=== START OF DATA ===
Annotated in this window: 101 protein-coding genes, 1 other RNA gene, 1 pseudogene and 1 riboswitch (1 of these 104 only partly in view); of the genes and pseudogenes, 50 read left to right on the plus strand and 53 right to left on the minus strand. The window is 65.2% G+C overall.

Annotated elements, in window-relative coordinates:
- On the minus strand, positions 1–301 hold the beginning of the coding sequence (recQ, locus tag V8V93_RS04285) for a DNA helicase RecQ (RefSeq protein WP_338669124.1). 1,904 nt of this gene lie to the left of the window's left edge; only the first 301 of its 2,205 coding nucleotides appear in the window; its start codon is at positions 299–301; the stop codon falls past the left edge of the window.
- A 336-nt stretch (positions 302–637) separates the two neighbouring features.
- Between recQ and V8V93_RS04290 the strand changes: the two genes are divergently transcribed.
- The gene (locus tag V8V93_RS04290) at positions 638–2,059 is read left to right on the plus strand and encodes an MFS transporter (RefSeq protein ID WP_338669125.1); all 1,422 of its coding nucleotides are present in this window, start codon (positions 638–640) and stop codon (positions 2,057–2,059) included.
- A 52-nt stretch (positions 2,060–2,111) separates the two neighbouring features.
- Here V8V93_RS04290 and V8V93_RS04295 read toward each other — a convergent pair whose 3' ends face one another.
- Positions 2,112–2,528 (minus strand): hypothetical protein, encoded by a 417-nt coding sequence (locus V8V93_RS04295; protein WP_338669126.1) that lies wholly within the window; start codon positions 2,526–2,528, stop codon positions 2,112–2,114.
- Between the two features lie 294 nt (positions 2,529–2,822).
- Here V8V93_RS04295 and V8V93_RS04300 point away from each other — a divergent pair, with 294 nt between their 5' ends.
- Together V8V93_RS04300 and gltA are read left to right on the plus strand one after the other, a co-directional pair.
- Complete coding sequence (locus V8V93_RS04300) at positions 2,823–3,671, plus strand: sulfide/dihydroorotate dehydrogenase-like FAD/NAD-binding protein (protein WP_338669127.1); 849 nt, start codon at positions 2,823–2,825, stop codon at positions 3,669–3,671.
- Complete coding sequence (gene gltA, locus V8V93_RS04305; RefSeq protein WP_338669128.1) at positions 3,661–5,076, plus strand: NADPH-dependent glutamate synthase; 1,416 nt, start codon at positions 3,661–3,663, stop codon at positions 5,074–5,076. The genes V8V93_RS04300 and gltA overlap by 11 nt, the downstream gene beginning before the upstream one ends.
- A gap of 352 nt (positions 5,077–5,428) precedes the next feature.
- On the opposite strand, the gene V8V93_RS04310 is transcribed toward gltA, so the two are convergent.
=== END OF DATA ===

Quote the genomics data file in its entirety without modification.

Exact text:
Annotated in this window: 101 protein-coding genes, 1 other RNA gene, 1 pseudogene and 1 riboswitch (1 of these 104 only partly in view); of the genes and pseudogenes, 50 read left to right on the plus strand and 53 right to left on the minus strand. The window is 65.2% G+C overall.

Annotated elements, in window-relative coordinates:
- On the minus strand, positions 1–301 hold the beginning of the coding sequence (recQ, locus tag V8V93_RS04285) for a DNA helicase RecQ (RefSeq protein WP_338669124.1). 1,904 nt of this gene lie to the left of the window's left edge; only the first 301 of its 2,205 coding nucleotides appear in the window; its start codon is at positions 299–301; the stop codon falls past the left edge of the window.
- A 336-nt stretch (positions 302–637) separates the two neighbouring features.
- Between recQ and V8V93_RS04290 the strand changes: the two genes are divergently transcribed.
- The gene (locus tag V8V93_RS04290) at positions 638–2,059 is read left to right on the plus strand and encodes an MFS transporter (RefSeq protein ID WP_338669125.1); all 1,422 of its coding nucleotides are present in this window, start codon (positions 638–640) and stop codon (positions 2,057–2,059) included.
- A 52-nt stretch (positions 2,060–2,111) separates the two neighbouring features.
- Here V8V93_RS04290 and V8V93_RS04295 read toward each other — a convergent pair whose 3' ends face one another.
- Positions 2,112–2,528 (minus strand): hypothetical protein, encoded by a 417-nt coding sequence (locus V8V93_RS04295; protein WP_338669126.1) that lies wholly within the window; start codon positions 2,526–2,528, stop codon positions 2,112–2,114.
- Between the two features lie 294 nt (positions 2,529–2,822).
- Here V8V93_RS04295 and V8V93_RS04300 point away from each other — a divergent pair, with 294 nt between their 5' ends.
- Together V8V93_RS04300 and gltA are read left to right on the plus strand one after the other, a co-directional pair.
- Complete coding sequence (locus V8V93_RS04300) at positions 2,823–3,671, plus strand: sulfide/dihydroorotate dehydrogenase-like FAD/NAD-binding protein (protein WP_338669127.1); 849 nt, start codon at positions 2,823–2,825, stop codon at positions 3,669–3,671.
- Complete coding sequence (gene gltA, locus V8V93_RS04305; RefSeq protein WP_338669128.1) at positions 3,661–5,076, plus strand: NADPH-dependent glutamate synthase; 1,416 nt, start codon at positions 3,661–3,663, stop codon at positions 5,074–5,076. The genes V8V93_RS04300 and gltA overlap by 11 nt, the downstream gene beginning before the upstream one ends.
- A gap of 352 nt (positions 5,077–5,428) precedes the next feature.
- On the opposite strand, the gene V8V93_RS04310 is transcribed toward gltA, so the two are convergent.